Tuesday, July 29, 2014

'Get On Up' review

James Brown was obviously one of the most influential musicians in history. His songs inspired a whole generation of superstars and shaped the hip-hop/R&B world that we know today. The Godfather of Soul deserves a good movie. Get On Up is not that movie. It's an incredibly messy film that jumps around James Brown's life like a person on drugs in a time machine and never even attempts to make the story cohesive. Chadwick Boseman is absolutely terrific, but even he can't save this thing. It's a film without focus and it's a bland and dull one as well. I was really looking forward to this film and I have to say that it was one of the year's biggest letdowns.


Get On Up is the story of James Brown (I think) and his meteoric rise and his downfall into drug-fueled paranoia. James starts out as a young boy in Augusta, Georgia. He lives with his abusive father and his kind mother (Viola Davis), who leaves him when he's quite young. James' father joins the army and drops him off at a brothel run by his Aunt Honey (Octavia Spencer). He works there for a while, then ends up in jail. However, a gospel group led by Bobby Byrd (Nelsan Ellis) comes to visit one day and Byrd immediately recognizes Brown's talent. His family adopts him and then he becomes a superstar.

Sometimes looks can be deceiving. When I saw the previews and commercials, Get On Up looked like a relatively conventional musical biopic. You would get to see Brown's childhood, his big break, his meteoric rise, the epic fall and then the redeeming moment. Get On Up hits all of these beats, but mixes them all up. It starts in 1988 before jumping back to 1968 before jumping back to 1939 then moving forward to 1955 and it just goes on and on from there. Something will happen and then the film will jump forward to something else and then the movie will jump back to that other thing and it all just makes no sense. The film's jumbled style is audacious and interesting, but it doesn't work at all. I was very excited for Get On Up, but its attempt to do something different just falls flat.

Chadwick Boseman is the best thing about this movie by a long shot. His energetic, charismatic performance is absolutely fantastic and I would not mind at all if he was nominated for an Oscar. He brings a swagger to the role that is quite impressive and he carries several scenes throughout the movie. Boseman even manages to dominate some of the emotional beats that the script doesn't really warrant. It's a star-making performance for him after his relatively subtle turn as Jackie Robinson in last year and I really think that this movie will make him a star.

The rest of the cast is serviceable, but they are completely overpowered by Boseman. Viola Davis gives the strongest performance as Brown's mother. She has a great emotional scene with Boseman in the end, but she only appears in the movie for about ten minutes. Nelsan Ellis is okay as Bobby Byrd, but he never truly gets his chance to shine. And Octavia Spencer has what is essentially a one-scene cameo in this movie. She barely makes a dent.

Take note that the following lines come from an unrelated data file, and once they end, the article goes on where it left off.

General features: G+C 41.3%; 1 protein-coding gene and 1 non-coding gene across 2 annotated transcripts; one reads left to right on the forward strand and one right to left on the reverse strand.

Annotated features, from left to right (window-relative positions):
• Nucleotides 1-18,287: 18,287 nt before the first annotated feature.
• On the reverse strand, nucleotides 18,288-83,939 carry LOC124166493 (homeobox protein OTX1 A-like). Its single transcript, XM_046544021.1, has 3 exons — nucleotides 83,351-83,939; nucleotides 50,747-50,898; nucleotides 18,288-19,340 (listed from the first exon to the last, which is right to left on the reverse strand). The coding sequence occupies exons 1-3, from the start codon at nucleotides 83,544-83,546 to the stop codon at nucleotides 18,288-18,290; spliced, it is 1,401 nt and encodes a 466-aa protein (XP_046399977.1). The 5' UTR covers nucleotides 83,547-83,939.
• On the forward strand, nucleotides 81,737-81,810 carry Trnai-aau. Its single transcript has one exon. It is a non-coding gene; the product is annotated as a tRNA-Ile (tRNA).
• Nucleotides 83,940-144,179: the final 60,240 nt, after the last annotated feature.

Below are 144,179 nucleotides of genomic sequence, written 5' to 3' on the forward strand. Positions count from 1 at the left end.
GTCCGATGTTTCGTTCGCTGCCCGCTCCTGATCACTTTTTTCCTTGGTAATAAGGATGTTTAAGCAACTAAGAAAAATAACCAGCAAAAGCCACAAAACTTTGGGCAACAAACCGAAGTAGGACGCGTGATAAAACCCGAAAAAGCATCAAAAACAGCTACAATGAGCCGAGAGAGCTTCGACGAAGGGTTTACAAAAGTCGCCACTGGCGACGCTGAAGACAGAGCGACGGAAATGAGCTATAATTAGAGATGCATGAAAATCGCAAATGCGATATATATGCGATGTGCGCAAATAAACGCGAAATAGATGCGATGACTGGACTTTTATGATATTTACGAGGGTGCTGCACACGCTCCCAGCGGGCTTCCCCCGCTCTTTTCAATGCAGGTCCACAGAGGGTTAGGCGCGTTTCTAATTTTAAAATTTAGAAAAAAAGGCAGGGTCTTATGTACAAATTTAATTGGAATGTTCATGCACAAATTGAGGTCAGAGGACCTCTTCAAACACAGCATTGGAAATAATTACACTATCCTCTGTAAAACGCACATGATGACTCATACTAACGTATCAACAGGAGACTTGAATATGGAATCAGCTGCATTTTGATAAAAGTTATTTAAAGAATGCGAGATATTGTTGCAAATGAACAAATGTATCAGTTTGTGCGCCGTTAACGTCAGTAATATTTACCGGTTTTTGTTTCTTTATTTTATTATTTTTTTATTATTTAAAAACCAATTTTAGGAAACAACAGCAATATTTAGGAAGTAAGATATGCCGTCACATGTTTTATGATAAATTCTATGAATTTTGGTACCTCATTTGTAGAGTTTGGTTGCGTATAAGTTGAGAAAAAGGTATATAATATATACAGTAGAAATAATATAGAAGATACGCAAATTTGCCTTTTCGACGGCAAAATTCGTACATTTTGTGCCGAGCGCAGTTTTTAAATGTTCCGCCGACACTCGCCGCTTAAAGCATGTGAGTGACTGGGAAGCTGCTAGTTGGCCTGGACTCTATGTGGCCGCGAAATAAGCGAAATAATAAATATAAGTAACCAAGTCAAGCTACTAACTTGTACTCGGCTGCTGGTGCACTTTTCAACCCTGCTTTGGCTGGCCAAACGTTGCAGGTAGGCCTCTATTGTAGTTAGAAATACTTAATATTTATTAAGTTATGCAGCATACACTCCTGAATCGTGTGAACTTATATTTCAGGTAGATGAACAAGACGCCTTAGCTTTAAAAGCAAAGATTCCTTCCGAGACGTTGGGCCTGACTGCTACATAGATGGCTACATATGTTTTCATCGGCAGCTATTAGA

The film also has a decent rhythm at times and some scenes have a strong funky spirit. The music is terrific and the performance scenes are entertaining. And most of the time, Boseman is the reason why the scenes work. I don't know if he actually did his own singing, but if he did, that's quite incredible. The performance scenes are exciting and dynamic, which is quite different from the rest of the film. They occasionally bring the film to life.

But just about every time I thought that this movie was going to stay on the right track and be entertaining, it ended up jumping around Brown's life again and the movie becomes a scrambled mess. Imagine Pulp Fiction as a biopic and you would get this movie. The only difference between the two is that the jumbled chronology works in Pulp Fiction. It doesn't work in Get On Up. I don't understand why the filmmakers felt that changing around the order of the story would work. It just messes the movie up.

Also, for a film about James Brown, this is an incredibly bland film. Boseman brings the energy every once in a while, but most of the time, this movie is just not that entertaining. It's just a forced, tired biopic that decided to mess up the order of the story. I really wanted this film to be good, but it just wasn't.

Get On Up is a PG-13 movie. James Brown did not live a PG-13 life. This movie waters down so many things throughout the story. Brown beat his wife, smoked crack and was just a terrible person at times in general. Get On Up gives you little hints of those things throughout the story, but director Tate Taylor tries to avoid all of Brown's issues completely and it really hurts the film.

When it comes down to it, Get On Up is one of the biggest disappointments of 2014. It's a bland, stale, borderline incomprehensible biopic that thinks it's a lot smarter than it is. Chadwick Boseman is terrific, but the idiotic, jumbled story tries way too hard to be innovative when it is simply another biopic that switched up its story. Simply a mess.

THE FINAL GRADE:  C                                              (5.5/10)


No comments:

Post a Comment